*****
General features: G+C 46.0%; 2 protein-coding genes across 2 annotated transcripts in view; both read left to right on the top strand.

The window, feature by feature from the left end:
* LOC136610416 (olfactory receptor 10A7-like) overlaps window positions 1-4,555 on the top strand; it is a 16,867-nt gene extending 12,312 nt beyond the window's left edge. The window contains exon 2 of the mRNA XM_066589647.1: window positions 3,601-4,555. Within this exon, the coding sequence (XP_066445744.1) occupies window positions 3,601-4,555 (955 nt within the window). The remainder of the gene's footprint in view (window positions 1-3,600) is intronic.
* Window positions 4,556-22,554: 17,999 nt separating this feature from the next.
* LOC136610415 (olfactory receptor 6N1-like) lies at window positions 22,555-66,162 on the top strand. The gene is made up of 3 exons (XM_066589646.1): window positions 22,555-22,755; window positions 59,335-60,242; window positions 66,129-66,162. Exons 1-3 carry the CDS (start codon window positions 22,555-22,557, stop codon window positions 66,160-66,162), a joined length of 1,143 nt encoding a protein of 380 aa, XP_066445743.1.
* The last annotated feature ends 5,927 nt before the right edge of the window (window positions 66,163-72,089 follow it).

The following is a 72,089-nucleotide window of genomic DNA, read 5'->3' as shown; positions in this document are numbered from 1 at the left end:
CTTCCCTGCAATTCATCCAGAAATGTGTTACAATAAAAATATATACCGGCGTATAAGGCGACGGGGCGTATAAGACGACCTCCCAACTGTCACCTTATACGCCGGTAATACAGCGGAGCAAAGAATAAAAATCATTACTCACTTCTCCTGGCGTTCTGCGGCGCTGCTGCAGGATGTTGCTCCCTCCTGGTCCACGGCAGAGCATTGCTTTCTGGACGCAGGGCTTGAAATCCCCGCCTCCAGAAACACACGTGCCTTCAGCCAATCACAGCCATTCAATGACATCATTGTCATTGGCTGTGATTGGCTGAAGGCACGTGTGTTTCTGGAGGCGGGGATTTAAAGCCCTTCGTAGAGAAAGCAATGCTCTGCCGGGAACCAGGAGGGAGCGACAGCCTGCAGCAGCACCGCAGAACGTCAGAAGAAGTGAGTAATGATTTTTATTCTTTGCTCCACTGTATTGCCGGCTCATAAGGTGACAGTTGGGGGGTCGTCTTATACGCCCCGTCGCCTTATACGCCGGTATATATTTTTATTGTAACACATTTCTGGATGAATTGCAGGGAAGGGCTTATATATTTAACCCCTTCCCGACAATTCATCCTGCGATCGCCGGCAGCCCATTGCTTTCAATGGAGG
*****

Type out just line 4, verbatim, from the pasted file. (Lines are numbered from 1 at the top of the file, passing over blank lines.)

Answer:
* Window positions 4,556-22,554: 17,999 nt separating this feature from the next.